Major U.S. markets reached all-time highs last week. For example, the S&P 500 reached a record high of 1,687.18 surpassing the earlier high attained in 2007 before the global financial crisis.
Multi-year return of S&P 500:
Source: Yahoo Finance
All the cheer and excitement that followed for reaching the milestones may be premature. This is because on an inflation-adjusted basis equities are still a long way from reaching new records. According to a report by T.Rowe Price, at the end of first quarter the S&P 500 index stood 30% below the inflation-adjusted peak reached during the dot-com mania in 1999 (not including dividends).
Source: Real Returns Can Preserve Purchasing Power, T.Rowe Price
The same report noted that while in the short-term stocks did not yield an inflation-beating returns, in the long run such as 20-year or 30-year periods stocks beat inflation.
From the report:
The table below shows the percentage of rolling investment periods in which various assets beat inflation from 1950 through 2012. Over shorter investment horizons of one, five, or even 10 years, stocks failed to outpace inflation in more than 20% of the periods, but bonds and cash also had spotty records.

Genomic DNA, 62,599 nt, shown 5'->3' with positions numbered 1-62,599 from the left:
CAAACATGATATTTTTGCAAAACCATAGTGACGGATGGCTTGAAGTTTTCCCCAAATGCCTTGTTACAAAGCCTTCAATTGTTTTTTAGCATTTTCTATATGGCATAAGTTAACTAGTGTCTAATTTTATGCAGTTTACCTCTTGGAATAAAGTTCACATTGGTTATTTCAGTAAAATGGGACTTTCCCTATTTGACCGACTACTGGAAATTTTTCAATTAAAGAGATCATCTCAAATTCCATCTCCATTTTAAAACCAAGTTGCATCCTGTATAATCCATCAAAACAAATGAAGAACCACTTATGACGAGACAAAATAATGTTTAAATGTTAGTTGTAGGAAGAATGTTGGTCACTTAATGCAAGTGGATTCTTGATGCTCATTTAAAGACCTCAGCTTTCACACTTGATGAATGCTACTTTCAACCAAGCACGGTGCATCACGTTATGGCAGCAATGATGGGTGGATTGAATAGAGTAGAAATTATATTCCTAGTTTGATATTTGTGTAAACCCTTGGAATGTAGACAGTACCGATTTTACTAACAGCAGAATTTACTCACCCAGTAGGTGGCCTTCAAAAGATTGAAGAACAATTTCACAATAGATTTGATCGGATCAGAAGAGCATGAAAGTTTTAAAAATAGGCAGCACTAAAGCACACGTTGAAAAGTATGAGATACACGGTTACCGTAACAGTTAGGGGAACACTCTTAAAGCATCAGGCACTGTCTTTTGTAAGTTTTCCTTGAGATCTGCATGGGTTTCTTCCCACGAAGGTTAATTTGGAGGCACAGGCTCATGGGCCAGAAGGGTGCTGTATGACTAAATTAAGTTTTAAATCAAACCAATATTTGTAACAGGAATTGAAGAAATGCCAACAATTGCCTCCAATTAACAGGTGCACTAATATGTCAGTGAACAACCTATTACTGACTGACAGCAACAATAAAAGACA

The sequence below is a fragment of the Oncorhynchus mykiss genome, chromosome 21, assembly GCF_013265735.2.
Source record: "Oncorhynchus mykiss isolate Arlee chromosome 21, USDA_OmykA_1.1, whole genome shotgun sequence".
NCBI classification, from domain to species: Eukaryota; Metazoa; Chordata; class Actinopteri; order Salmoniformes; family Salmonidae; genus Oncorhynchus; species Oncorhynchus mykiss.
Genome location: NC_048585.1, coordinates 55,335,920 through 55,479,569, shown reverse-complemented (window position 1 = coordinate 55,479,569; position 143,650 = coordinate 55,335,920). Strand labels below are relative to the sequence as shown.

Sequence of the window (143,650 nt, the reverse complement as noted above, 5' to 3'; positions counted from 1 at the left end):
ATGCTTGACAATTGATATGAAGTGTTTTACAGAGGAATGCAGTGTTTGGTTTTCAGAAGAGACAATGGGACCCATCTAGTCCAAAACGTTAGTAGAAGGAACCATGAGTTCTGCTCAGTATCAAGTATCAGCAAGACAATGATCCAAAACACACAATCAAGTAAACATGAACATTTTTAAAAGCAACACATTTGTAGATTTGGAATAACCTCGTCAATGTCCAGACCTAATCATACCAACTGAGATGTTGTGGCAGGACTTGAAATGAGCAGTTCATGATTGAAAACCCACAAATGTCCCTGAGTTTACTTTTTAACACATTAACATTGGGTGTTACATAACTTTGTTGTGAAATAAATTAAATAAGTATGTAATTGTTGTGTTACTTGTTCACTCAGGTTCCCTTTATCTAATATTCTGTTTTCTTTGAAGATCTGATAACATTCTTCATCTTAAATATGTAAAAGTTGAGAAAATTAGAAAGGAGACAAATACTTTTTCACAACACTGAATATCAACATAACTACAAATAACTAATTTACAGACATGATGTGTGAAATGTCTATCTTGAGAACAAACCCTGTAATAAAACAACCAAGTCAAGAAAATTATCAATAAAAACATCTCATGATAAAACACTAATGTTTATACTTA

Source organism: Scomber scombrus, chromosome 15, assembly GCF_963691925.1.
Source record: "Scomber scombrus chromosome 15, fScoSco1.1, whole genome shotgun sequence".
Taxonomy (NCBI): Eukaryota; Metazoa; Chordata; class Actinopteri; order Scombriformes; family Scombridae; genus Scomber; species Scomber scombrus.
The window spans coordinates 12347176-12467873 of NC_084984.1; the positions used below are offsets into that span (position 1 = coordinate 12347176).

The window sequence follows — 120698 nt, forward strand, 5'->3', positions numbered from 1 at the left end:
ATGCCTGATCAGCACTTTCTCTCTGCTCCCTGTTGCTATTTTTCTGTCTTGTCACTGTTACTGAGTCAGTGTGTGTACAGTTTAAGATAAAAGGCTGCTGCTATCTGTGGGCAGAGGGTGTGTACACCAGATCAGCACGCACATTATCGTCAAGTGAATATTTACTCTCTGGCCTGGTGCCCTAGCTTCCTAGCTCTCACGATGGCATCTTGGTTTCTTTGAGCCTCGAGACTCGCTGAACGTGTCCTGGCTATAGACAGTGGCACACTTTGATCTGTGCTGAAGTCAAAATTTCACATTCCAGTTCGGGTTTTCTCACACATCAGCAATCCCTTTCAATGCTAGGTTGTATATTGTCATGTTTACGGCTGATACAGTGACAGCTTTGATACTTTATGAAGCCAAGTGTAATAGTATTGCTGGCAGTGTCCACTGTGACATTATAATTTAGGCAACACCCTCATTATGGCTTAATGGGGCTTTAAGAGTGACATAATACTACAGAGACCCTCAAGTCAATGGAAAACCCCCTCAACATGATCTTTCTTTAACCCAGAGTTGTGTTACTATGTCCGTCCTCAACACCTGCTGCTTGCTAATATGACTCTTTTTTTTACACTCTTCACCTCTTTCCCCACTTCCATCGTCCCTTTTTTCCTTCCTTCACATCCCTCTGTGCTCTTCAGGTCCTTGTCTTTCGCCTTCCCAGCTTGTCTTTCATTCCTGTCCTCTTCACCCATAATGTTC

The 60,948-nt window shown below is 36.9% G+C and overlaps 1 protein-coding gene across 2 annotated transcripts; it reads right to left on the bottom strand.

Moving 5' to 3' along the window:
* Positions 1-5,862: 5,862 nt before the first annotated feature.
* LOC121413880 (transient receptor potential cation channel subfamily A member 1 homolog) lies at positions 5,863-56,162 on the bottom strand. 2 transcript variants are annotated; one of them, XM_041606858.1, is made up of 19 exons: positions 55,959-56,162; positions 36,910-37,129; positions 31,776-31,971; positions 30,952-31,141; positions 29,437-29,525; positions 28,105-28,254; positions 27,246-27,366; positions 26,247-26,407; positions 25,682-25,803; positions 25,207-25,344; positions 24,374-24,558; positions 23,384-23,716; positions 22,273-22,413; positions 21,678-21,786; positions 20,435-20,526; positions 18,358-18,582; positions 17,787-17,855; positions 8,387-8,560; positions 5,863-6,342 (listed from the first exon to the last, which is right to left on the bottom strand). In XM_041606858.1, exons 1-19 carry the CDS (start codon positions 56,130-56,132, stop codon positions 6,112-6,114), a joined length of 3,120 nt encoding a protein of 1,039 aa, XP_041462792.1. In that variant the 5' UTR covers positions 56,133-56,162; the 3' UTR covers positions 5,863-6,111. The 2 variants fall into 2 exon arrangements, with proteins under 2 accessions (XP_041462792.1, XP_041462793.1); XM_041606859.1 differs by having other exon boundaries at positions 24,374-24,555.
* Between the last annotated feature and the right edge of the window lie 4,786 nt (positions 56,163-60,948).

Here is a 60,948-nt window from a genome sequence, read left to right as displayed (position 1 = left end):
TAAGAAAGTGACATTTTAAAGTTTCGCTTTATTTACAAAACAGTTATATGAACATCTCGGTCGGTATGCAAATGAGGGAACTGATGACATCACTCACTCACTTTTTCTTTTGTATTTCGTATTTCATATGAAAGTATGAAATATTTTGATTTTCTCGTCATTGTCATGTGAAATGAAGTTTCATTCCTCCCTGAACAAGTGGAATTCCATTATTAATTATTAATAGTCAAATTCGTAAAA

Percentage of rolling periods in which stocks, bonds, cash and selected portfolio strategies Outpace Inflation: December 31, 1949-December 31, 2012
Over 20- or 30-year periods, however, stocks beat inflation in every one, while bonds had positive real (inflation-adjusted) returns 92% of the time. This means that bond returns lagged inflation in 32 of the 397 rolling 30-year periods (calculated monthly), most of these occurring in the 30-year periods ending in the mid-1960s through the early to mid-1980s.
Also, the magnitude of the outperformance for stocks was significant. Over the entire 63-year period, large-cap stocks had an average annual real rate of return of 7.0% compared with about 2.6% for bonds and 0.8% for cash (30-day Treasury bills). Stocks also outperformed bonds on a real return basis in virtually all of the 20- and 30-year periods, usually by a wide margin. Of course, stocks are generally more risky than bonds, but the volatility of stocks is significantly reduced over longer-term periods.
It should be noted that the actual return that an investor receives will be even lower than the inflation-adjusted returns since taxes, trading commissions, expenses and fees for ETF and mutual fund investments have to be taken into account when calculating the actual return on an investment. But dividends from income-generating assets may help offset some of these expenses. In summary, stocks are the best financial asset classes to own for generating an inflation-beating return over the long-term.